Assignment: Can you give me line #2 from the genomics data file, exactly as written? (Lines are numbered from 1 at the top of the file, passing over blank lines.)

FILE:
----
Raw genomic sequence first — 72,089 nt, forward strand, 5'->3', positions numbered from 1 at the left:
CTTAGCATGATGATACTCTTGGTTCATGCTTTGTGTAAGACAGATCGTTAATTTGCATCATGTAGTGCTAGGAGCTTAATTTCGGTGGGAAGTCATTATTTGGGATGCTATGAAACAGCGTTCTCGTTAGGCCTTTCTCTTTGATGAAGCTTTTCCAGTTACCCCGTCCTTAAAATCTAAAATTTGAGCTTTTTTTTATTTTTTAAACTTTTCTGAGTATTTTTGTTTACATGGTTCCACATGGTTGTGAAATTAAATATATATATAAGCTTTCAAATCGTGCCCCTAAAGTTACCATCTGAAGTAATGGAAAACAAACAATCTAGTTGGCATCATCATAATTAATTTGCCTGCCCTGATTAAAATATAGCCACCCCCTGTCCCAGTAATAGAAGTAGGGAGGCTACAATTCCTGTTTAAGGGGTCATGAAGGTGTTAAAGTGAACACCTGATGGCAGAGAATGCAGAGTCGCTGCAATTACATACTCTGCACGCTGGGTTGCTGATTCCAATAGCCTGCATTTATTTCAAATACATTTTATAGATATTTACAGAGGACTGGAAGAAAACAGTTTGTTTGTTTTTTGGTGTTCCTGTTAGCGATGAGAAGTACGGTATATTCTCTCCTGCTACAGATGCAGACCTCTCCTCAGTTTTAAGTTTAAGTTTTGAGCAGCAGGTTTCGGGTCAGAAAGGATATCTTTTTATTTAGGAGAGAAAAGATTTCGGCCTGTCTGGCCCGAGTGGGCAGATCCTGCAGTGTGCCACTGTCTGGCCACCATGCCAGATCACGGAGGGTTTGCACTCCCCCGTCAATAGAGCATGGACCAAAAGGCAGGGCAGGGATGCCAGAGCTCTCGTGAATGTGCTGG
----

CTTAGCATGATGATACTCTTGGTTCATGCTTTGTGTAAGACAGATCGTTAATTTGCATCATGTAGTGCTAGGAGCTTAATTTCGGTGGGAAGTCATTATTTGGGATGCTATGAAACAGCGTTCTCGTTAGGCCTTTCTCTTTGATGAAGCTTTTCCAGTTACCCCGTCCTTAAAATCTAAAATTTGAGCTTTTTTTTATTTTTTAAACTTTTCTGAGTATTTTTGTTTACATGGTTCCACATGGTTGTGAAATTAAATATATATATAAGCTTTCAAATCGTGCCCCTAAAGTTACCATCTGAAGTAATGGAAAACAAACAATCTAGTTGGCATCATCATAATTAATTTGCCTGCCCTGATTAAAATATAGCCACCCCCTGTCCCAGTAATAGAAGTAGGGAGGCTACAATTCCTGTTTAAGGGGTCATGAAGGTGTTAAAGTGAACACCTGATGGCAGAGAATGCAGAGTCGCTGCAATTACATACTCTGCACGCTGGGTTGCTGATTCCAATAGCCTGCATTTATTTCAAATACATTTTATAGATATTTACAGAGGACTGGAAGAAAACAGTTTGTTTGTTTTTTGGTGTTCCTGTTAGCGATGAGAAGTACGGTATATTCTCTCCTGCTACAGATGCAGACCTCTCCTCAGTTTTAAGTTTAAGTTTTGAGCAGCAGGTTTCGGGTCAGAAAGGATATCTTTTTATTTAGGAGAGAAAAGATTTCGGCCTGTCTGGCCCGAGTGGGCAGATCCTGCAGTGTGCCACTGTCTGGCCACCATGCCAGATCACGGAGGGTTTGCACTCCCCCGTCAATAGAGCATGGACCAAAAGGCAGGGCAGGGATGCCAGAGCTCTCGTGAATGTGCTGG